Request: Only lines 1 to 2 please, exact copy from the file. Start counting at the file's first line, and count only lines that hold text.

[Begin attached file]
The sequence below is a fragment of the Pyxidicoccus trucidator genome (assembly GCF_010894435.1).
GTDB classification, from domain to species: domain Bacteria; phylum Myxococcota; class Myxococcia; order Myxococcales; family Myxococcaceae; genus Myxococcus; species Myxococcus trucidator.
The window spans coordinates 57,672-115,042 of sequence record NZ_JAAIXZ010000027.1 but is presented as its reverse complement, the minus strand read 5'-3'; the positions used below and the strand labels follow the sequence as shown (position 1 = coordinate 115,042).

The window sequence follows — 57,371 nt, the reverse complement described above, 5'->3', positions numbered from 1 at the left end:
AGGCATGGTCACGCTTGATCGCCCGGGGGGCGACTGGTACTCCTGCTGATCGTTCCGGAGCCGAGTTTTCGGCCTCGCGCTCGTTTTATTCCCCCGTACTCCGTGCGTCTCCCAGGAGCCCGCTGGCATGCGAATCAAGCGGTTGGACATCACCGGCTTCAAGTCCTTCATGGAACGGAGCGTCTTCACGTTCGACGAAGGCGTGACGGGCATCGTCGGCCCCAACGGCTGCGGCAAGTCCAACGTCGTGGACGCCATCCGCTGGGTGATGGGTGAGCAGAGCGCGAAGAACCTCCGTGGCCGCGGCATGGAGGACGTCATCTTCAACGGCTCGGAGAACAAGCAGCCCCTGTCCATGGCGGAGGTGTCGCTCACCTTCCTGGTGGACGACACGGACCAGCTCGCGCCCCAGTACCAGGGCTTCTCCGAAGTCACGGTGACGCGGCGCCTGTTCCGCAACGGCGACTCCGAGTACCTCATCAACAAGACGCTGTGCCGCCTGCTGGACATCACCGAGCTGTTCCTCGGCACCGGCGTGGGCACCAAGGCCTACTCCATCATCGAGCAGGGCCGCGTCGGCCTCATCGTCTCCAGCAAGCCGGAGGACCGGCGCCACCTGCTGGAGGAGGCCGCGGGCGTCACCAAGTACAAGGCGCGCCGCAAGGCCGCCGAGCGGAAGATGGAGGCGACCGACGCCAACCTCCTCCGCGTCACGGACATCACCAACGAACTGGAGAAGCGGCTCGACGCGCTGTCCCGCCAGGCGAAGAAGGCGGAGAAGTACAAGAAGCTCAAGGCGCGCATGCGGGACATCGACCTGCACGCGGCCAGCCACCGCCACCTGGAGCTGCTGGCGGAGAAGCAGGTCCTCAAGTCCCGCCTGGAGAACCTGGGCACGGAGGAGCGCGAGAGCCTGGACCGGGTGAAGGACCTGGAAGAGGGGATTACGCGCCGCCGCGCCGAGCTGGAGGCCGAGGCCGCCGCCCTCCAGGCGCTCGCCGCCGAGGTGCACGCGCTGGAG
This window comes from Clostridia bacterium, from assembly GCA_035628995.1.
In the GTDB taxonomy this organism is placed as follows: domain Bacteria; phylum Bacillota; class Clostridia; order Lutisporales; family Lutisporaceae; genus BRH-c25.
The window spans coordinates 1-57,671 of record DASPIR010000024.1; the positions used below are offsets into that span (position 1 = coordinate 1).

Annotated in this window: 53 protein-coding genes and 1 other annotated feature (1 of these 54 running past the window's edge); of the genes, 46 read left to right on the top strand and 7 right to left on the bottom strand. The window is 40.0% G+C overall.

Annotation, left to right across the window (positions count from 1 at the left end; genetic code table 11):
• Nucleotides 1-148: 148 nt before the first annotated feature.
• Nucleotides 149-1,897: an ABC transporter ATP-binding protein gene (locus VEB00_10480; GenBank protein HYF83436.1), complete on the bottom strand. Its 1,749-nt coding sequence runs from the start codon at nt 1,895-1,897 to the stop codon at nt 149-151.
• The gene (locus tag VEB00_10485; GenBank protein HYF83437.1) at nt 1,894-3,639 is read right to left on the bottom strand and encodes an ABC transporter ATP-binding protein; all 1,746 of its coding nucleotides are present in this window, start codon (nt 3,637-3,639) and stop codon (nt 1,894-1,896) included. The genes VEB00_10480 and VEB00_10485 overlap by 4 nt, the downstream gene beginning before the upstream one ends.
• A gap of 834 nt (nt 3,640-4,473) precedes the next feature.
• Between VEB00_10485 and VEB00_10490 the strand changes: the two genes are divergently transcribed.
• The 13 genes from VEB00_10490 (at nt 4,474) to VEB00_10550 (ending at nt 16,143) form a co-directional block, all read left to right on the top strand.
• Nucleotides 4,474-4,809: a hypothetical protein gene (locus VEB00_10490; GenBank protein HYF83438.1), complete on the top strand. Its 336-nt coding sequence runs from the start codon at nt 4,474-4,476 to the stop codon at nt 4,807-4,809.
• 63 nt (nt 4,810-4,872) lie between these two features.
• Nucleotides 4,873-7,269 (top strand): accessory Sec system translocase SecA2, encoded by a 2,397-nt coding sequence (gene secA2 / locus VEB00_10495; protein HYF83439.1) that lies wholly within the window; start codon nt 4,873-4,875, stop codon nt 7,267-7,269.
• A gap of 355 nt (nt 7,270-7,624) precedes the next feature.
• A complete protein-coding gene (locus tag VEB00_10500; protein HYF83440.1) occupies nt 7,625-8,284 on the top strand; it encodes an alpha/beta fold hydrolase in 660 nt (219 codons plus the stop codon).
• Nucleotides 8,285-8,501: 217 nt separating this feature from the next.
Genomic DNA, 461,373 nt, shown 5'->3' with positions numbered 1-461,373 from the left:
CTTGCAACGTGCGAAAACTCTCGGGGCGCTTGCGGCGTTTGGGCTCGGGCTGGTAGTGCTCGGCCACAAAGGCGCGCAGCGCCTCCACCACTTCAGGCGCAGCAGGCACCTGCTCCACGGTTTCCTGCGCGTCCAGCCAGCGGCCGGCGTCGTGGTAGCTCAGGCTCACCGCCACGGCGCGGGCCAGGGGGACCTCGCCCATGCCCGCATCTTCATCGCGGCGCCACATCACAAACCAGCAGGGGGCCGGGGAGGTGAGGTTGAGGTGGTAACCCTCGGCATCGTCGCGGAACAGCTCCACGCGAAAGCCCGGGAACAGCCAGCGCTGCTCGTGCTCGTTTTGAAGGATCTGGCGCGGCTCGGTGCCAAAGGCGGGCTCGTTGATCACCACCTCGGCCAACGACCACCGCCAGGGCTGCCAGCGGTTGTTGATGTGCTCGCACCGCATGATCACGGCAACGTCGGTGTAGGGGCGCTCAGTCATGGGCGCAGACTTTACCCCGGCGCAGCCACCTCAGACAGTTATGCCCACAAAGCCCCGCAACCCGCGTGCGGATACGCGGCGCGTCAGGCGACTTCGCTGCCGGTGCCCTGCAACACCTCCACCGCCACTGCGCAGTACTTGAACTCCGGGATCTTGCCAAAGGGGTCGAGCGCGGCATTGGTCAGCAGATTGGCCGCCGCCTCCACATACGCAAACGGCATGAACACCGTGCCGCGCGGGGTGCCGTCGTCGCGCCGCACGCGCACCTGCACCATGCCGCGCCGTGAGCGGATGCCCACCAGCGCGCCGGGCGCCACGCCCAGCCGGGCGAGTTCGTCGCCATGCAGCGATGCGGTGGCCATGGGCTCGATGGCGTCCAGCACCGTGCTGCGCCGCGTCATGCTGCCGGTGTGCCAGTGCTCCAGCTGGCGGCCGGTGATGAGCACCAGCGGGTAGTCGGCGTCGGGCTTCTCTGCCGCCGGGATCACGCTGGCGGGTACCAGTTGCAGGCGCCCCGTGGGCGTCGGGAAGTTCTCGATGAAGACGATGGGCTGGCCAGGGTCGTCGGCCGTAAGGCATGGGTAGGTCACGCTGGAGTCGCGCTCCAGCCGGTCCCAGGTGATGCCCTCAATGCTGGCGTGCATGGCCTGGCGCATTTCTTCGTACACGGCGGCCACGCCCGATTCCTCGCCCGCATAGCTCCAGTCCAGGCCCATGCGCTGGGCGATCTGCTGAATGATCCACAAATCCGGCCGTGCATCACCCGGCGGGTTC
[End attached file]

The sequence below is a fragment of the Pyxidicoccus trucidator genome (assembly GCF_010894435.1).
GTDB classification, from domain to species: domain Bacteria; phylum Myxococcota; class Myxococcia; order Myxococcales; family Myxococcaceae; genus Myxococcus; species Myxococcus trucidator.